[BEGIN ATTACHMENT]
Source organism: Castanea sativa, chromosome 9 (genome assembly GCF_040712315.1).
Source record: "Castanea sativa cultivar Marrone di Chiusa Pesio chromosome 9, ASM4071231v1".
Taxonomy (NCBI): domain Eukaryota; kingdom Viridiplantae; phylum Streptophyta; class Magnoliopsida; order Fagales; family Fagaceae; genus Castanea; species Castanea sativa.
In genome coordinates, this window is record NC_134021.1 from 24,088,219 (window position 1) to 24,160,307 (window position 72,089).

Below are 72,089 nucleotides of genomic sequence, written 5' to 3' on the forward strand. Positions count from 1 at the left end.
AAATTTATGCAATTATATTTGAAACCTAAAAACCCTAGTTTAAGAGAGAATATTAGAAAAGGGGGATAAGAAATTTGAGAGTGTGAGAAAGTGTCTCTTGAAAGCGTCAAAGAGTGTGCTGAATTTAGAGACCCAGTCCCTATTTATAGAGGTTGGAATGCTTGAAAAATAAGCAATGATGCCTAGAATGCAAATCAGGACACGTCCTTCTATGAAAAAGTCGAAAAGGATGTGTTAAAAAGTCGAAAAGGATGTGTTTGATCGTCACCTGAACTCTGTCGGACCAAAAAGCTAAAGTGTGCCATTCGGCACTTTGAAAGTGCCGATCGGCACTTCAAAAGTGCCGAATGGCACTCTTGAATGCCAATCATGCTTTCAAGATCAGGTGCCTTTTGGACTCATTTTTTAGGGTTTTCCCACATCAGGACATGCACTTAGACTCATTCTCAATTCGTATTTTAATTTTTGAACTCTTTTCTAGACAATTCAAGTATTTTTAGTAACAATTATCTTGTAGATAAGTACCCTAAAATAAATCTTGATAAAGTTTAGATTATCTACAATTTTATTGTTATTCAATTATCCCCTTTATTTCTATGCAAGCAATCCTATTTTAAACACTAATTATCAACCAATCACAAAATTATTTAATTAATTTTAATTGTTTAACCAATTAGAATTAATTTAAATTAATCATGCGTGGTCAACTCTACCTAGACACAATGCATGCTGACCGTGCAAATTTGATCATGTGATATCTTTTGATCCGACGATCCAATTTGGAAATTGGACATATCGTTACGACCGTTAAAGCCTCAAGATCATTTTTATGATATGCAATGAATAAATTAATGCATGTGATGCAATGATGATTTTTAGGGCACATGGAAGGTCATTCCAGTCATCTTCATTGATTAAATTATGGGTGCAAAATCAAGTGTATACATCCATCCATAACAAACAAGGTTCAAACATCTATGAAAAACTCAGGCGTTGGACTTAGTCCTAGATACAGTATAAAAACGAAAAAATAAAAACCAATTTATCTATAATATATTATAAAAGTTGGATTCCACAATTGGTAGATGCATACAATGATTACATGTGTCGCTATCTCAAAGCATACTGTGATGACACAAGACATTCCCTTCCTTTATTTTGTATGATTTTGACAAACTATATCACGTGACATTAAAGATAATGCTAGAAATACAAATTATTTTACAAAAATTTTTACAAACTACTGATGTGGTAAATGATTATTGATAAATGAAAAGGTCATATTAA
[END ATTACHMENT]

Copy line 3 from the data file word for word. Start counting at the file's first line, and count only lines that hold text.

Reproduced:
Taxonomy (NCBI): domain Eukaryota; kingdom Viridiplantae; phylum Streptophyta; class Magnoliopsida; order Fagales; family Fagaceae; genus Castanea; species Castanea sativa.